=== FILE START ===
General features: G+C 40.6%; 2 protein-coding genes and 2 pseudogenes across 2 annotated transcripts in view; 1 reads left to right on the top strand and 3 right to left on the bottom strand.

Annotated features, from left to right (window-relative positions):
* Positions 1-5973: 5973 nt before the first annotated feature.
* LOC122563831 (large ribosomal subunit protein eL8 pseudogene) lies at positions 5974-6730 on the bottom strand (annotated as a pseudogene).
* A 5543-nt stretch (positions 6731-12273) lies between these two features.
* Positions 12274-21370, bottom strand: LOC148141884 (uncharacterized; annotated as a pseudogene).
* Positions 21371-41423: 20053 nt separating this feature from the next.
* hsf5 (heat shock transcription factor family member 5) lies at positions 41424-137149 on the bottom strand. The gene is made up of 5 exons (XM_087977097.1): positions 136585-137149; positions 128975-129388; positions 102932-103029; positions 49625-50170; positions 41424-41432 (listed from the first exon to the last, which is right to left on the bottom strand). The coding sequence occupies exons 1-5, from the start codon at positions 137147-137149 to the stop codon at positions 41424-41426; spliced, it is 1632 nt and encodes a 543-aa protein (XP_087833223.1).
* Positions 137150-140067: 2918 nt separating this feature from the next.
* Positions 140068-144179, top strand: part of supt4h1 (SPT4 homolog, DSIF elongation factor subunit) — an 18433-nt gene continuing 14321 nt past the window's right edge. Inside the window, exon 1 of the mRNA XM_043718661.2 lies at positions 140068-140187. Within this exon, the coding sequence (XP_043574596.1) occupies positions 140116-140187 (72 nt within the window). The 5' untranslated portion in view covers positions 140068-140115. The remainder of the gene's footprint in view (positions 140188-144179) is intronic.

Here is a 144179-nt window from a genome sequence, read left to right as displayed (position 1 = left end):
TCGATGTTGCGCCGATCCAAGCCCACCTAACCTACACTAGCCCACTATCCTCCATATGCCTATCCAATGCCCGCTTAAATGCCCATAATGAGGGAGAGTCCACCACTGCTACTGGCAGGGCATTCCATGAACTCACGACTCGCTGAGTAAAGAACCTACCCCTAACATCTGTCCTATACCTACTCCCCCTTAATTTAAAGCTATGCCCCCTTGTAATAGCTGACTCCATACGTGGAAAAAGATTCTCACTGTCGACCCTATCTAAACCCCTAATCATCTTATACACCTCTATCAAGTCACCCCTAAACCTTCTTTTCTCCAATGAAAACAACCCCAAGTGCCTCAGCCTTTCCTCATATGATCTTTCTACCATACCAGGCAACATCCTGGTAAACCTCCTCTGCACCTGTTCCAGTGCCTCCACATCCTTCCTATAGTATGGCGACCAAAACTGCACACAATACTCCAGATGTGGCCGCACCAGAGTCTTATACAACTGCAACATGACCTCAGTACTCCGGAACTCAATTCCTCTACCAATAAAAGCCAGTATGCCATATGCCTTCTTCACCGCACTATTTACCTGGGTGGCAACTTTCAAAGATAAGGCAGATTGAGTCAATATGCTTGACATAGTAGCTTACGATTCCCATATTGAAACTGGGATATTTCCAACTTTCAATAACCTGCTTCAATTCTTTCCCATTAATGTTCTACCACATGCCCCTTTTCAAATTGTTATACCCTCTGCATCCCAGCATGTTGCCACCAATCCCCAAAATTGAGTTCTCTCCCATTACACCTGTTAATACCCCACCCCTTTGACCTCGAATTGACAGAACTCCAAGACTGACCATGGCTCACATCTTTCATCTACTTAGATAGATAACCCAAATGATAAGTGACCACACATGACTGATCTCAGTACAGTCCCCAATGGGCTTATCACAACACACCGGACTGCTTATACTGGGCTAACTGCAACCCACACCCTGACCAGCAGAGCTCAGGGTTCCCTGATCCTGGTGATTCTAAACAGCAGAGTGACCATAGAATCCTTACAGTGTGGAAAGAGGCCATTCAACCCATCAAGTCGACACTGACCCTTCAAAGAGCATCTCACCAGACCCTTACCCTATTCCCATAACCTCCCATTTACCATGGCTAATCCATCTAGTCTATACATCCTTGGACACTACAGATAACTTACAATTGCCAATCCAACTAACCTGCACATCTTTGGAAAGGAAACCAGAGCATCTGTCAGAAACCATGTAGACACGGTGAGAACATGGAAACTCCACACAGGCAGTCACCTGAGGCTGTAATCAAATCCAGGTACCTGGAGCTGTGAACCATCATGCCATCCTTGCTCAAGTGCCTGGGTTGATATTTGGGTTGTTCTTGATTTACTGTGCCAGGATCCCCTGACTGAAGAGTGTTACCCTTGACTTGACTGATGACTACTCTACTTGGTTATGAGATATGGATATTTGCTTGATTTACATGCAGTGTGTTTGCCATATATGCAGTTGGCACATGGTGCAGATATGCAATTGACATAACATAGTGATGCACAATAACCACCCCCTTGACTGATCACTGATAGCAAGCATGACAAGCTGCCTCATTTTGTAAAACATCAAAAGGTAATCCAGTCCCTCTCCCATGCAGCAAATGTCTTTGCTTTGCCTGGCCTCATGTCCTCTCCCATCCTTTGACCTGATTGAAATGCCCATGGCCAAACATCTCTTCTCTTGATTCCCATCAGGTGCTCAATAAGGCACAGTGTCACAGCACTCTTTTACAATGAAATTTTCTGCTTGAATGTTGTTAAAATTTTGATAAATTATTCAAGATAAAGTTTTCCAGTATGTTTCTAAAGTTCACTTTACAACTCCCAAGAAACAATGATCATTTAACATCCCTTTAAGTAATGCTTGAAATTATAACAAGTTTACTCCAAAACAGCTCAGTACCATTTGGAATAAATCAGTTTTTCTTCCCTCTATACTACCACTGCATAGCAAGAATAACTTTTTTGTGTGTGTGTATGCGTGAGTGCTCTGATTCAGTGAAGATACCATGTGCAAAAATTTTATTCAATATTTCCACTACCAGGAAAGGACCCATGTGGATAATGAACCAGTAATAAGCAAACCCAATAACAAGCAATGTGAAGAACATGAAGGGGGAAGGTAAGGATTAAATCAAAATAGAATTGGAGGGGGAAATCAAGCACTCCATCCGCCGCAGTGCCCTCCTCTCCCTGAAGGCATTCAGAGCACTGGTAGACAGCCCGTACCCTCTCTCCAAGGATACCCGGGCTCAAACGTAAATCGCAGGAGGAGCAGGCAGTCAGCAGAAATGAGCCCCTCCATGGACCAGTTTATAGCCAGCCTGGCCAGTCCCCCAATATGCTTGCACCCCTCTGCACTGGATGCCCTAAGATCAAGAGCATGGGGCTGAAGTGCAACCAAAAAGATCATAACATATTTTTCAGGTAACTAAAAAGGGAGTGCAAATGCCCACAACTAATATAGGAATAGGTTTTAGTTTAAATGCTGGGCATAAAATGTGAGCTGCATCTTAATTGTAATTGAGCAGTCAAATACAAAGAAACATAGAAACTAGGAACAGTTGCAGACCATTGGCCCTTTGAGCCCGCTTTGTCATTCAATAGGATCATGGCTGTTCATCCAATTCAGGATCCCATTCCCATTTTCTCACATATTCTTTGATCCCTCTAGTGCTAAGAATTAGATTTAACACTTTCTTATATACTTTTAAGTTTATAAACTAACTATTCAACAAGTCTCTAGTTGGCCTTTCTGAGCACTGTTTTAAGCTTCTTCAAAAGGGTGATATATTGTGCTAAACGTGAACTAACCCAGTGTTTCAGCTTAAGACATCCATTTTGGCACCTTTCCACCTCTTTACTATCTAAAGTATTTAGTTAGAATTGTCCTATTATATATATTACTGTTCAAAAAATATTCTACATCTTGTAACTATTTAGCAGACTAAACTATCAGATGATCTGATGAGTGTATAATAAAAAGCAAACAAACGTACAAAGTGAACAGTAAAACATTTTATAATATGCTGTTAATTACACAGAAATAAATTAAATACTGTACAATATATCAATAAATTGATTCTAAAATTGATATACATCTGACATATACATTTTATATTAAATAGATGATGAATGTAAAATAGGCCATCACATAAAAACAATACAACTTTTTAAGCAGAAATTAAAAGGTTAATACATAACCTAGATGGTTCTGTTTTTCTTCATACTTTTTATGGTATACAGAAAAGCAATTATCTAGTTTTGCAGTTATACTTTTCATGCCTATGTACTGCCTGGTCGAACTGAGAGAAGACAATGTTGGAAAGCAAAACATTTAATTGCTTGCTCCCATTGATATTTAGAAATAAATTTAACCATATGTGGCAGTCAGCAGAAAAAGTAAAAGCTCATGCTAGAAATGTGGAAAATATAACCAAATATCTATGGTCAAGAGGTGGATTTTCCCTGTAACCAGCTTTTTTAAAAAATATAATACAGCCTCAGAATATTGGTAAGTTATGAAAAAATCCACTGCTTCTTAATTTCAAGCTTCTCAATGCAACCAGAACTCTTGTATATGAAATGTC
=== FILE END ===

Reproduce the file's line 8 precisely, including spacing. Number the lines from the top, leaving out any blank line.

* hsf5 (heat shock transcription factor family member 5) lies at positions 41424-137149 on the bottom strand. The gene is made up of 5 exons (XM_087977097.1): positions 136585-137149; positions 128975-129388; positions 102932-103029; positions 49625-50170; positions 41424-41432 (listed from the first exon to the last, which is right to left on the bottom strand). The coding sequence occupies exons 1-5, from the start codon at positions 137147-137149 to the stop codon at positions 41424-41426; spliced, it is 1632 nt and encodes a 543-aa protein (XP_087833223.1).